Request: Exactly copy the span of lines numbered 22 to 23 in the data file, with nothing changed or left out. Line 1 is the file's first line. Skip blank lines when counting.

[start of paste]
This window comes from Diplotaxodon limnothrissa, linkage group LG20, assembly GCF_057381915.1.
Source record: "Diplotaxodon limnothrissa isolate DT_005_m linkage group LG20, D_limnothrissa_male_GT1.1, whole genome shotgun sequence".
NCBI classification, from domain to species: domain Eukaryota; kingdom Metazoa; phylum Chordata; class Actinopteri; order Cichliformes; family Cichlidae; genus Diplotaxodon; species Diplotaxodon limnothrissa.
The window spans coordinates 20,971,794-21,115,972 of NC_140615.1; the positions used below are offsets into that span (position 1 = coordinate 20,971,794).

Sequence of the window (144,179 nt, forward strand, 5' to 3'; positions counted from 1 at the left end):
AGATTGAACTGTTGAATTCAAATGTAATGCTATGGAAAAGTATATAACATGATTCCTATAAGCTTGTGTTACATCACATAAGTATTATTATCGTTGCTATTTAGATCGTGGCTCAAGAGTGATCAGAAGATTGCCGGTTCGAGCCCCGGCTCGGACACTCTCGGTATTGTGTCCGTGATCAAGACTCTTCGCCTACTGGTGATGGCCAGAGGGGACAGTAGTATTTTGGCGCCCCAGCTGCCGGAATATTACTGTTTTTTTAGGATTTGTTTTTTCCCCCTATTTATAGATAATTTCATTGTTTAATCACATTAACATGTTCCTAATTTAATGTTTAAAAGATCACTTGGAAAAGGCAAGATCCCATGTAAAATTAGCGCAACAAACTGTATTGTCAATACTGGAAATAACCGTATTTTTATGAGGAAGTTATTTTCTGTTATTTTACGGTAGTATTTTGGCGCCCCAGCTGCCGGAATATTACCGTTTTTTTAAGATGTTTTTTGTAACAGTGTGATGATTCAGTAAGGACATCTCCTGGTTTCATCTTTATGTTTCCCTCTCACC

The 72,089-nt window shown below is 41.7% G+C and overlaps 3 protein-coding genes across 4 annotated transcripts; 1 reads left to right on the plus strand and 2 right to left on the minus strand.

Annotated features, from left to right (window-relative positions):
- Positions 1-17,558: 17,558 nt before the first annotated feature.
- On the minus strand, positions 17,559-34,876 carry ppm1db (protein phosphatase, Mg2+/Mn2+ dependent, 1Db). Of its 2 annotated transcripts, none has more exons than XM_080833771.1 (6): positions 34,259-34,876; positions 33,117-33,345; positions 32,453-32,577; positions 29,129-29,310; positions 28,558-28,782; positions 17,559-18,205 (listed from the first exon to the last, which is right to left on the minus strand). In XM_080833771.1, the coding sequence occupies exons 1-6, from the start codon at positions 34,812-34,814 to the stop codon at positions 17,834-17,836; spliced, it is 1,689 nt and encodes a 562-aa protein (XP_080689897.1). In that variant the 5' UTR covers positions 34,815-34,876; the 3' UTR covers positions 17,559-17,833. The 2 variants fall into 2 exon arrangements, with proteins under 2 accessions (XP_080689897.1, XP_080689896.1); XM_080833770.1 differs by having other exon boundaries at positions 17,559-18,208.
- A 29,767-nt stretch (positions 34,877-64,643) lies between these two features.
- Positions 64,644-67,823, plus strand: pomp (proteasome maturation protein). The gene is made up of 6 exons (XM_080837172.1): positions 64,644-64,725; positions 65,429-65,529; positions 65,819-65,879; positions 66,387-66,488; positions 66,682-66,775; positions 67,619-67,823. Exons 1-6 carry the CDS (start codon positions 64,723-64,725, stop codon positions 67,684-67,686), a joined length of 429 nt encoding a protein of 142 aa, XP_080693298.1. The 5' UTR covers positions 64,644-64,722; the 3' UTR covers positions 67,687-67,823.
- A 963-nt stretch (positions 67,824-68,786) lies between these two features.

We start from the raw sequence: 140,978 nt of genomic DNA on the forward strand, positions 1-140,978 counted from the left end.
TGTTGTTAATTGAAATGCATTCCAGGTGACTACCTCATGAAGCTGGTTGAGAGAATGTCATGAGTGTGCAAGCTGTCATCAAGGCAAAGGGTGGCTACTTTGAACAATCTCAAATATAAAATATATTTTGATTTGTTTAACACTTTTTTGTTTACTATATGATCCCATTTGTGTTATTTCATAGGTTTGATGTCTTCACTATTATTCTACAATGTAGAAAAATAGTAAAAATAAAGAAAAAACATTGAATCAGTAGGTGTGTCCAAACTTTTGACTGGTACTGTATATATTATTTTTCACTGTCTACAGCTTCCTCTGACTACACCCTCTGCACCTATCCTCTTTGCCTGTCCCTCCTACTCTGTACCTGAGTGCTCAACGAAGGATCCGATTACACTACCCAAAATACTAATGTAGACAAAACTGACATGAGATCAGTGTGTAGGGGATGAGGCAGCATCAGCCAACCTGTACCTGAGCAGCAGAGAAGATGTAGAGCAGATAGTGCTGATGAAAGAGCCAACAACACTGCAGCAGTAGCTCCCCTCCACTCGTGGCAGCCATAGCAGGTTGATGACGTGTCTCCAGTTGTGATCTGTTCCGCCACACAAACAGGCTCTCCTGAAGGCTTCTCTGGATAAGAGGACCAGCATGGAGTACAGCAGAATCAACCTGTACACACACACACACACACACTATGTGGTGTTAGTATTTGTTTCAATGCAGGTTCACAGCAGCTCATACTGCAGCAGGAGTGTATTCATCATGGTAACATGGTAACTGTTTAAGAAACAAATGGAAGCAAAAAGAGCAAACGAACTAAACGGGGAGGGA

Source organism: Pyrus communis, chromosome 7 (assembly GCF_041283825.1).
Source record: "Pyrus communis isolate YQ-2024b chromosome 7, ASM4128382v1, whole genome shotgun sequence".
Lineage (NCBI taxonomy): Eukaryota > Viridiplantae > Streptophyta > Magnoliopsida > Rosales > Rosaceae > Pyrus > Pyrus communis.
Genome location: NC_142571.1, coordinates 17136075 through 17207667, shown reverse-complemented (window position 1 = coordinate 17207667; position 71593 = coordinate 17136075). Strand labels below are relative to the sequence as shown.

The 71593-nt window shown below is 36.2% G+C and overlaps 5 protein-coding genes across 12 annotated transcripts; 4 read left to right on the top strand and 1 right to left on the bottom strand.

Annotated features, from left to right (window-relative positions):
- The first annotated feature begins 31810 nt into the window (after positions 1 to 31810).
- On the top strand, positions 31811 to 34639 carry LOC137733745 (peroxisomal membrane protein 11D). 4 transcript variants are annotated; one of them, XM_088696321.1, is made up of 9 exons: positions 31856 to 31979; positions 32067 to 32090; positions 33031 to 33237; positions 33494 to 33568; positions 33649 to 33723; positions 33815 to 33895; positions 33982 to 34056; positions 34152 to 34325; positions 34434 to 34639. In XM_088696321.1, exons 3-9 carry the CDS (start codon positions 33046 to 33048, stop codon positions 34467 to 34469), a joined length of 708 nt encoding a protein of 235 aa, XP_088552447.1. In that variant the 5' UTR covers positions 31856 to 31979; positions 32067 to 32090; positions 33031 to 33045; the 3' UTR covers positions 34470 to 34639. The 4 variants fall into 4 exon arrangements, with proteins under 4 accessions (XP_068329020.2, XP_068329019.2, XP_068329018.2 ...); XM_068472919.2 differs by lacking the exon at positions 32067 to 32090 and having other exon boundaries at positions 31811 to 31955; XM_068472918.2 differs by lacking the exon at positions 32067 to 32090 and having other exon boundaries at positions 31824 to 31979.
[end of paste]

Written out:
- The first annotated feature begins 31810 nt into the window (after positions 1 to 31810).
- On the top strand, positions 31811 to 34639 carry LOC137733745 (peroxisomal membrane protein 11D). 4 transcript variants are annotated; one of them, XM_088696321.1, is made up of 9 exons: positions 31856 to 31979; positions 32067 to 32090; positions 33031 to 33237; positions 33494 to 33568; positions 33649 to 33723; positions 33815 to 33895; positions 33982 to 34056; positions 34152 to 34325; positions 34434 to 34639. In XM_088696321.1, exons 3-9 carry the CDS (start codon positions 33046 to 33048, stop codon positions 34467 to 34469), a joined length of 708 nt encoding a protein of 235 aa, XP_088552447.1. In that variant the 5' UTR covers positions 31856 to 31979; positions 32067 to 32090; positions 33031 to 33045; the 3' UTR covers positions 34470 to 34639. The 4 variants fall into 4 exon arrangements, with proteins under 4 accessions (XP_068329020.2, XP_068329019.2, XP_068329018.2 ...); XM_068472919.2 differs by lacking the exon at positions 32067 to 32090 and having other exon boundaries at positions 31811 to 31955; XM_068472918.2 differs by lacking the exon at positions 32067 to 32090 and having other exon boundaries at positions 31824 to 31979.